Communities and locations in the Town of Franklinville[edit]

  • Cadiz – A hamlet south of Franklinville village on NY Route 16 by its junction with County Road 69. Cadiz was once the center of commerce for the area. The Ischua Creek hosted the mill and the post office in a house now owned by Brian Edmister. The original mill stones can still be seen across the street at the historical society. One of the mill stones is located near the creek under a fence post.
  • Devereaux – A hamlet in the northwest part of the town on NY Route 242.
  • Fancy Tract – A location in the northwest part of the town.
  • Fitch – A hamlet at the south town on County Road 19.
  • Franklinville – The village of Franklinville is in the northeast part of the town on NY Routes 16 and 98.
  • The Narrows – A hamlet west of Franklinville village on County Road 17.


  • Ten Broeck Academy and Franklinville Central School – Established in 1867 by Peter Ten Broeck. Peter T. Ten Broeck, a native of Somerset County, New Jersey, was a successful farmer and county judge, and gave generously to the public of his funds and time. At the time of his death, he left a trust fund of $60,000 to be used for the building of an academy to provide free education (at a time when few scholars had the opportunity of continuing with their education beyond the eighth grade) for high school students in the area, said academy to be known as the Ten Broeck Free Academy. The academy later became a part of the Franklinville public school system, and the stone foundation at the present high school building in Franklinville came from the original Ten Broeck Free Academy stone structure.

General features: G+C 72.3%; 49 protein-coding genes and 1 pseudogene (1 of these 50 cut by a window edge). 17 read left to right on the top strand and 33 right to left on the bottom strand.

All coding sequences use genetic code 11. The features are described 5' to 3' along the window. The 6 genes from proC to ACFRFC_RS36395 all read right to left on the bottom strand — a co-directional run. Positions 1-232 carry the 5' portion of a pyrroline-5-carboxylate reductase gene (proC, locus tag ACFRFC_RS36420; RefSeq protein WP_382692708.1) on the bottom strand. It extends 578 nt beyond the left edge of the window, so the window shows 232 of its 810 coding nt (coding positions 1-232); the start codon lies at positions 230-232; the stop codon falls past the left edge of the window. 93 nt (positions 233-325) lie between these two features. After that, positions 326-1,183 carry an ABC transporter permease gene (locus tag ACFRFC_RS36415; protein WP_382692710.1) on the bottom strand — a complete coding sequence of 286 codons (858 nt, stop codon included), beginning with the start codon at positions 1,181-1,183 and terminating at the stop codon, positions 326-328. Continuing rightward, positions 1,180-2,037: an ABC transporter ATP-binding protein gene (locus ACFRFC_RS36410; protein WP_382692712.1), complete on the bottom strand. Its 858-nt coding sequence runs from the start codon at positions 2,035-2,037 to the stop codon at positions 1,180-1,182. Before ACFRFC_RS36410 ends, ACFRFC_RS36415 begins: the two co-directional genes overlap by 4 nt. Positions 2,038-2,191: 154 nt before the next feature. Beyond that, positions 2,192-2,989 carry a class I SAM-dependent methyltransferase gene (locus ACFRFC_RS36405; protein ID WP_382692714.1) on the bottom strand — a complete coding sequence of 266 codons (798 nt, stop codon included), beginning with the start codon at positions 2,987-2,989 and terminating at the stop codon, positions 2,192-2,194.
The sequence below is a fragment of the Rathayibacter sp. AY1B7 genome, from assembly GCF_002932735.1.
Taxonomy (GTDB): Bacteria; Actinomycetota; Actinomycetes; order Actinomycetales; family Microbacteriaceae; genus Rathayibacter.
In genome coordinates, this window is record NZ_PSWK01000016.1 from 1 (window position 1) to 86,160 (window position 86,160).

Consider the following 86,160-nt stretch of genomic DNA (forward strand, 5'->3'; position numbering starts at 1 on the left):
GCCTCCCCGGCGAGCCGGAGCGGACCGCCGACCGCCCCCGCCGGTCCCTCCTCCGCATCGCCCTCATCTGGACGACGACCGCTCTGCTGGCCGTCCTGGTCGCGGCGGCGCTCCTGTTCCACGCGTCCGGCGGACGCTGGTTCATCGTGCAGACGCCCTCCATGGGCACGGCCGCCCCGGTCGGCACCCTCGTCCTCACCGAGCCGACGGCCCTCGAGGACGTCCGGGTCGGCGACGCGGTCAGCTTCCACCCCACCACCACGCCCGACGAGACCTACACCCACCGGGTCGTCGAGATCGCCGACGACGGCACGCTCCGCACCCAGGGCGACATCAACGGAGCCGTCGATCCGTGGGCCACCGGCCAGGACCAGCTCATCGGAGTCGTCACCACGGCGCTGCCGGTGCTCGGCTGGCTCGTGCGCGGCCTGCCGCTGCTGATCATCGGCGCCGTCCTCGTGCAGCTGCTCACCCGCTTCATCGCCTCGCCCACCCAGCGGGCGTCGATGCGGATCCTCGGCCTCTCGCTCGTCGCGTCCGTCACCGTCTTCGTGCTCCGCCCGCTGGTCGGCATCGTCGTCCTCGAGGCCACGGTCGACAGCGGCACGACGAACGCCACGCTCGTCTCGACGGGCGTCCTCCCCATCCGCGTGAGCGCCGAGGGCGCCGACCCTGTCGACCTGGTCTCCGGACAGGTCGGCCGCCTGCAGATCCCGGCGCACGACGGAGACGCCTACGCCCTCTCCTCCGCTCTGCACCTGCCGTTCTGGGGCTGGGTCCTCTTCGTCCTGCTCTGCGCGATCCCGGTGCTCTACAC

• New Life Christian School – Rte. 16, Franklinville, New York
  • Blount Library – Blount Library Inc. was opened formally on May 10, 1915. Colonel Henry F. Blount of Washington DC wrote a letter to George E. Spring, President of the Library Association. stating that he would give $5000 for the purchase of the Adams House and 132 feet of frontage on North Main Street. Application was also made to the Carnegie Corporation who also offered $2200 for the construction of the library. Carnegie Corporation's grant stipulated that the Town of Franklinville must contribute $660 annually to the upkeep of the library.


  • St. Philomena's Roman Catholic Church – 26 Plymouth Avenue, Franklinville, New York – first organized in 1873
  • First Baptist Church – South Main Street, Franklinville, New York – first organized in 1825
  • Presbyterian Church – 25 South Main Street, Franklinville, New York (closed in 2018)[9]
  • St. Barnabas Episcopal Mission – North Main Street, Franklinville, New York
  • Free Methodist Church – South Main Street, Franklinville, New York
  • Christian & Missionary Alliance – Pine & Green Street, Franklinville, New York

Western New York Maple Festival[edit]

Held annually during the last weekend of April each year, the Western New York Maple Festival has occurred every year since its inception by the Franklinville JayCees in 1962. The festival attracts tens of thousands of visitors to the village annually. It showcases local area maple producers and their delicious maple syrup and maple products. The event is highlighted by a pageant, a parade, pancake breakfast, ham and leek dinner, trade show, craft fair and dozens of vendors.

Notable people[edit]


  1. ^ a b c "Town of Franklinville". Geographic Names Information System. United States Geological Survey, United States Department of the Interior. Retrieved January 17, 2013.
  2. ^ "2016 U.S. Gazetteer Files". United States Census Bureau. Retrieved July 4, 2017.
  3. ^ a b c d Bureau, US Census. "City and Town Population Totals: 2020-2021". US Census Bureau. Retrieved July 5, 2022.
  4. ^ "Post Offices By County: Cattaraugus County, New York". United States Postal Service. Retrieved January 17, 2013.
  5. ^ "FIPS55 Data: New York". United States Geological Survey. February 23, 2006. Archived from the original on October 19, 2006.
  6. ^ "County Subdivisions: New York". United States Census Bureau. Archived from the original on May 17, 2014. Retrieved January 17, 2013.
  7. ^ "Census of Population and Housing". Retrieved June 4, 2015.
  8. ^ "U.S. Census website". United States Census Bureau. Retrieved January 31, 2008.
  9. ^ "New Displays at County Museum | Cattaraugus County Website".
  10. ^ "Myron H. Ranney". Archived from the original on July 28, 2014. Retrieved July 19, 2014.

External links[edit]